Royal Slippers

20th century , Yoruba

Medium: glass beads, cloth, string, leather

Accession ID: 93.103.1-2

The Yoruba [yoroo-buh] people of southwestern Nigeria have a long and rich tradition in bead making. The Yoruba have created—and continue to produce—some of Africa’s most dazzling beaded obje ...

The Yoruba [yoroo-buh] people of southwestern Nigeria have a long and rich tradition in bead making. The Yoruba have created—and continue to produce—some of Africa’s most dazzling beaded objects, notably royal regalia such as crowns, necklaces, footwear, footstools, and even entire garments. The use of these objects is reserved for important state occasions and public appearances. The Yoruba king is the head of a town and is often seen heavily adorned in elaborate and colorful clothing. Beads carry cosmic powers. Ancient Yoruba coral beads were dug from the sea and thought to attract the blessings of Olokun [olo-koon], the goddess of sea and wealth. When stranded together, beads stand for unity and togetherness, a message that a king would want to portray to his people. Oduduwa’s face is often seen on Yoruba royal regalia. In addition to being the first Yoruba king, he is also recognized as one of the primordial Orisa [or-ee-sha] or deities. His face on the slippers ensures that the wearer will see a clear path to walk and avoid “stumbles” along the way.

How is identity revealed through dress?

 

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Ndop Cloth (Royal Blue-and -White Cloth)

Ndop Cloth (Royal Blue-and -White Cloth)

late 19th-early 20th century , Bamum

Medium: Cotton

Accession ID: 2002.541

In the Cameroon, Bamum [bah-moom] kings have traditionally employed a variety of rich objects that symbolize sovereignty, such as this striking blue and white textile.

Bamum kings have long ...

In the Cameroon, Bamum [bah-moom] kings have traditionally employed a variety of rich objects that symbolize sovereignty, such as this striking blue and white textile.

Bamum kings have long surrounded themselves with large, sophisticated visual displays that declare their economic, sociopolitical, and religious authority. These royal treasuries include various objects such as thrones, sculpture, masks, and textiles. This type of cloth, called ndop, was first patronized by Njoya, the renowned king of the northern Cameroon region during the late 19th century. This thirty-foot-long cloth is assembled from many thin strips of plain-woven cotton and then stitched together. The geometric patterns were created by applying cassava starch paste to ensure that some areas of the cloth would remain natural cotton and others turn deep blue when submerged in a vat of indigo dye. The ndop cloth became part of a complex court art that asserted power and independence and distanced the Bamum culture visually from colonial powers.

Ndop cloths became symbols of loyalty to the Bamum state during European colonialism. How might a textile represent loyalty?

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Royal Scepter

Royal Scepter

ca. 19th century , Kongo, Yombe

Medium: ivory, iron, earth, resin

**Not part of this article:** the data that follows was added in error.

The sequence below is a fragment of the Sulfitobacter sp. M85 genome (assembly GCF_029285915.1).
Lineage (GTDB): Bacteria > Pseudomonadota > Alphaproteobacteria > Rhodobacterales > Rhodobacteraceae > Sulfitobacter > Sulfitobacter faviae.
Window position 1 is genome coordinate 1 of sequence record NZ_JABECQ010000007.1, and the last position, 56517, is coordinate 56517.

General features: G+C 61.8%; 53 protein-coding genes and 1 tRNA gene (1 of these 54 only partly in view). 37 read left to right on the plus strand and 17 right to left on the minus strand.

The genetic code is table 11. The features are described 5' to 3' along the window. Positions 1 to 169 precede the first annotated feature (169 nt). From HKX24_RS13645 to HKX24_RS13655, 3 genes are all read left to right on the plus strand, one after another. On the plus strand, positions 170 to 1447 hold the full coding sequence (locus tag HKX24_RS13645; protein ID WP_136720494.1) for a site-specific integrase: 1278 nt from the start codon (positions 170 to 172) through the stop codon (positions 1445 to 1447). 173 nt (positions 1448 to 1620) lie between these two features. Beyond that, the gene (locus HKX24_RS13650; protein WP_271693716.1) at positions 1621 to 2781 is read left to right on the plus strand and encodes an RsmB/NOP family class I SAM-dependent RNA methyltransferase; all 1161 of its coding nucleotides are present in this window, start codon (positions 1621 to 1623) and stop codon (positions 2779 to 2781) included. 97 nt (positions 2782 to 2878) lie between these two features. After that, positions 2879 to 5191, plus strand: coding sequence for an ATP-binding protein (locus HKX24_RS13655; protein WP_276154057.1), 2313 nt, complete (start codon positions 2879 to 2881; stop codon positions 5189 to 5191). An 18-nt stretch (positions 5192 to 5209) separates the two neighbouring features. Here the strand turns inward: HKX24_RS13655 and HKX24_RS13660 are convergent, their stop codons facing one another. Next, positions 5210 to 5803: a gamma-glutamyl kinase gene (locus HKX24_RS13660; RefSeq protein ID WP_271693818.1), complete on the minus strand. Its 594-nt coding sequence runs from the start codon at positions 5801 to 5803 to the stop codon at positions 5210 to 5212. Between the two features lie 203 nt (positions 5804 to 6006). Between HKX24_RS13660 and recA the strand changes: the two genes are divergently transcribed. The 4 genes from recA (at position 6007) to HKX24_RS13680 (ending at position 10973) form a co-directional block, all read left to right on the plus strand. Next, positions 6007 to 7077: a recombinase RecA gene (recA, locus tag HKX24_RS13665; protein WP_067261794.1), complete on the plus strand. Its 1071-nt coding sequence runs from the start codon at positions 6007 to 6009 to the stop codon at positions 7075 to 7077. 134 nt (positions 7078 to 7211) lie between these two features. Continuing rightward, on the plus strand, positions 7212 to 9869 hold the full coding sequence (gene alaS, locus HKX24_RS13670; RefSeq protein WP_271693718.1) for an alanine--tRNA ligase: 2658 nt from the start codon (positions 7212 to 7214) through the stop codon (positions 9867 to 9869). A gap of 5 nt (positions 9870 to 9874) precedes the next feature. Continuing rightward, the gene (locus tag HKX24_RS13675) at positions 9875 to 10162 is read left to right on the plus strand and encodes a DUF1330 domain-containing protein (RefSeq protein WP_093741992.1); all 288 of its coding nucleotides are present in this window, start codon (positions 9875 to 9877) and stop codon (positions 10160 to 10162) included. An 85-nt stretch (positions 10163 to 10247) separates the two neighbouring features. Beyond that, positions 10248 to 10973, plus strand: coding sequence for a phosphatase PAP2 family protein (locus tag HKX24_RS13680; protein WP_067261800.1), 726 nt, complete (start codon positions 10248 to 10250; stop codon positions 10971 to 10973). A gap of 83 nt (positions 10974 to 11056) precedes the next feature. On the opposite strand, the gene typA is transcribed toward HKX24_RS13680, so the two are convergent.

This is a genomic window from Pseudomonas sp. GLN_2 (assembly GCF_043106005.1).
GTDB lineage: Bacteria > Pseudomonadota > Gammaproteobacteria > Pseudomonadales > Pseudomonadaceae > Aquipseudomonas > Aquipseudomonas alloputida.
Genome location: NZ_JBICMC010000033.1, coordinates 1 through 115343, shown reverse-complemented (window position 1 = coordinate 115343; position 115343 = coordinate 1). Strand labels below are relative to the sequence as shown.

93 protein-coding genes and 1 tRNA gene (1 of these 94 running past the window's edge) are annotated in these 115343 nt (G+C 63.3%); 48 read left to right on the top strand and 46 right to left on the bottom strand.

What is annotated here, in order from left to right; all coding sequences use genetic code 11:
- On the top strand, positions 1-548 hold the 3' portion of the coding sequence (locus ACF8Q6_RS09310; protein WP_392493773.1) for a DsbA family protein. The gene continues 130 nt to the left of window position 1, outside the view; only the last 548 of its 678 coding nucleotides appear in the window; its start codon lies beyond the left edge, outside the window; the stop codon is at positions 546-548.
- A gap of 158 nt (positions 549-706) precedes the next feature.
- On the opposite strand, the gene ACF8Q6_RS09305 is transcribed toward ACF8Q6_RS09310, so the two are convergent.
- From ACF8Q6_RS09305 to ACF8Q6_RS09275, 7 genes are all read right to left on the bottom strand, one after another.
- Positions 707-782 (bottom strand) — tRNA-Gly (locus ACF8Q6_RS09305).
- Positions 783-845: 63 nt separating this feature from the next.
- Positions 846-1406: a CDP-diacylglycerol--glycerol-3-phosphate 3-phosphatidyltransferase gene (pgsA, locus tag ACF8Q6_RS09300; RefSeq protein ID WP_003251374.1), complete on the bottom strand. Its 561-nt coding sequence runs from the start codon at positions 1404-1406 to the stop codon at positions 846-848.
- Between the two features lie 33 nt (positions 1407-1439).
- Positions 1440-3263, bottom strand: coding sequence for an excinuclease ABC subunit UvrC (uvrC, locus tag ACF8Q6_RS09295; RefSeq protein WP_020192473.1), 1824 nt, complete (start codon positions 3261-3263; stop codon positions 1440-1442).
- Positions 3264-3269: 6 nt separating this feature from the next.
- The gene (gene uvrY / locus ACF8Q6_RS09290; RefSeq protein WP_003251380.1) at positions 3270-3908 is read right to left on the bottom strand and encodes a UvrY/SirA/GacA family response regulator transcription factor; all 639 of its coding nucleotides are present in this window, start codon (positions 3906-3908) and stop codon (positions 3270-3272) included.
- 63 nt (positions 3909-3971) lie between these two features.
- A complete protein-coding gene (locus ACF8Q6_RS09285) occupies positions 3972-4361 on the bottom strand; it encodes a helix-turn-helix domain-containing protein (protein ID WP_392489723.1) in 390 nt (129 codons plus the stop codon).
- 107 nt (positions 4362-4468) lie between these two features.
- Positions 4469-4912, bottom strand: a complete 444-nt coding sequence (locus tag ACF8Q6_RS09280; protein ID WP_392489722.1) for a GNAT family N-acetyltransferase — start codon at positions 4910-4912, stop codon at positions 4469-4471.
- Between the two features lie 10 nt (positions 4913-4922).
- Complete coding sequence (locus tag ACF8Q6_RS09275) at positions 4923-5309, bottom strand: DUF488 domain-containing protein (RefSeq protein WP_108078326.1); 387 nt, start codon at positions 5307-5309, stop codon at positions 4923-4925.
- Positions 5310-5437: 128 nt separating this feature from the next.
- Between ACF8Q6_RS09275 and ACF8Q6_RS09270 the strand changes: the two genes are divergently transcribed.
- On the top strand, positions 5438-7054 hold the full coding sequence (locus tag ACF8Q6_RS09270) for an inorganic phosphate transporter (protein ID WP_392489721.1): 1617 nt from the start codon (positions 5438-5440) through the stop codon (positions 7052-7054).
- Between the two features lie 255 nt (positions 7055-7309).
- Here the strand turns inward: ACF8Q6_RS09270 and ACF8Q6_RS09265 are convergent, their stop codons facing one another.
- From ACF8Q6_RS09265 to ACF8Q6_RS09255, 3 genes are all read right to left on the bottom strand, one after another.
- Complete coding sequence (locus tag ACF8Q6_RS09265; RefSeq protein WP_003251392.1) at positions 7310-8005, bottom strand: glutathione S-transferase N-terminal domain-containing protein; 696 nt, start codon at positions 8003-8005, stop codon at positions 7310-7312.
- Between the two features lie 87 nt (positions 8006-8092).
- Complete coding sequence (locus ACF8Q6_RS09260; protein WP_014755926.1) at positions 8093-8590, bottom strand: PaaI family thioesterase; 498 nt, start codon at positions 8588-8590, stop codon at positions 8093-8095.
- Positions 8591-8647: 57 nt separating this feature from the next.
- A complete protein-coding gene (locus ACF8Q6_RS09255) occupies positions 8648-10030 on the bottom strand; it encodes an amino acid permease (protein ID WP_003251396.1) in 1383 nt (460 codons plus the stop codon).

Accession ID: 85.591

This richly carved ivory scepter is one of many important symbols of a Kongo chief’s authority. It abounds with signs of his rank, which were invested with strict meaning and regulations of use. ...

This richly carved ivory scepter is one of many important symbols of a Kongo chief’s authority. It abounds with signs of his rank, which were invested with strict meaning and regulations of use. The top of the scepter depicts the chief seated on his throne. He holds a medicine horn in his left hand and chews on the root of a munkwisa plant to activate its curative power. Munkwisa, a plant of the ginger family, is used in medicinal brews. Its root, a sign of authority and purity, is used in investitures (ceremonies conferring authority) to assure that the chief’s power will grow from year to year. Atop his crown, a large knob of resin seals in earth and materials that have been packed into the head, signifying the king’s transcendental powers. The throne, the medicine horn, the root, the crown, and the earth all proclaim the chief’s importance as a spiritual leader. They also symbolize his role as a special type of nganga, one who has the knowledge and skills to control magical potions. Below the king is a sword-bearing figure, a court attendant who holds one of the king’s symbolic knives, another important element of royal regalia. Another reference to the chief’s greatness, a great bird astride an elephant, is carved on the front of the scepter. The elephant symbolizes his lordly status, and the bird stands for his power to transcend the earth. This detail has also been interpreted as an allusion to the myth of an elephant carrying the first queen mother to the land settled by the Yombe. The scepter ends in a point, like a larger staff that a chief may use to stab into the earth to invoke the protective spirit of the leopard. Completing the ornamentation are representations of cowrie shells, indicative of wealth, and a woman’s anklet encircling the lower portion of the scepter, manifesting a typical Kongo desire to balance male and female elements.

If you had to create an insignia for a ruler, what type of object would you produce?

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African Art Gallery Preview

Before your visit to VMFA, introduce your students to the galleries. Let them explore the space and imagine what they can find there! ...

Activity Type: Distance Learning, Gallery Preview

Collection: African Art

Culture/Region: Africa

Grade Level: Adult, College, Early Childhood, Grades 3-5, Grades 6-8, Grades 9-12, Grades K-2